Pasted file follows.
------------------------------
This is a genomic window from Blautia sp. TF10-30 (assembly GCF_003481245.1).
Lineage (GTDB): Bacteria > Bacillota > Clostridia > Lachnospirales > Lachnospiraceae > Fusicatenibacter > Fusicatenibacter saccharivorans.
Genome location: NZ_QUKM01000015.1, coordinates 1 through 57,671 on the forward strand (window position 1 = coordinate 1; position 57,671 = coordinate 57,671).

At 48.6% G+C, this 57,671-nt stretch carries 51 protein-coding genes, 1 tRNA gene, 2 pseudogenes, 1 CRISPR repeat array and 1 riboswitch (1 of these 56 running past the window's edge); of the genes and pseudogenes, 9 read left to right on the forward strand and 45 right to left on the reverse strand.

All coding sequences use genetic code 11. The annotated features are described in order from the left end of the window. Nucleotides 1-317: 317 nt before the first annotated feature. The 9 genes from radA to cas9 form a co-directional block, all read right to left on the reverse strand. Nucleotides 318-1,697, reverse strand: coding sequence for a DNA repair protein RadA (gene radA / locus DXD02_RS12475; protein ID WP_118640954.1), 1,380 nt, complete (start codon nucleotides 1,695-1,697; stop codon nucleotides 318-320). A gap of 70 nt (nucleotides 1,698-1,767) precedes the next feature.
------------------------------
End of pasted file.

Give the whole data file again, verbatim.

This is a genomic window from Blautia sp. TF10-30 (assembly GCF_003481245.1).
Lineage (GTDB): Bacteria > Bacillota > Clostridia > Lachnospirales > Lachnospiraceae > Fusicatenibacter > Fusicatenibacter saccharivorans.
Genome location: NZ_QUKM01000015.1, coordinates 1 through 57,671 on the forward strand (window position 1 = coordinate 1; position 57,671 = coordinate 57,671).

At 48.6% G+C, this 57,671-nt stretch carries 51 protein-coding genes, 1 tRNA gene, 2 pseudogenes, 1 CRISPR repeat array and 1 riboswitch (1 of these 56 running past the window's edge); of the genes and pseudogenes, 9 read left to right on the forward strand and 45 right to left on the reverse strand.

All coding sequences use genetic code 11. The annotated features are described in order from the left end of the window. Nucleotides 1-317: 317 nt before the first annotated feature. The 9 genes from radA to cas9 form a co-directional block, all read right to left on the reverse strand. Nucleotides 318-1,697, reverse strand: coding sequence for a DNA repair protein RadA (gene radA / locus DXD02_RS12475; protein ID WP_118640954.1), 1,380 nt, complete (start codon nucleotides 1,695-1,697; stop codon nucleotides 318-320). A gap of 70 nt (nucleotides 1,698-1,767) precedes the next feature.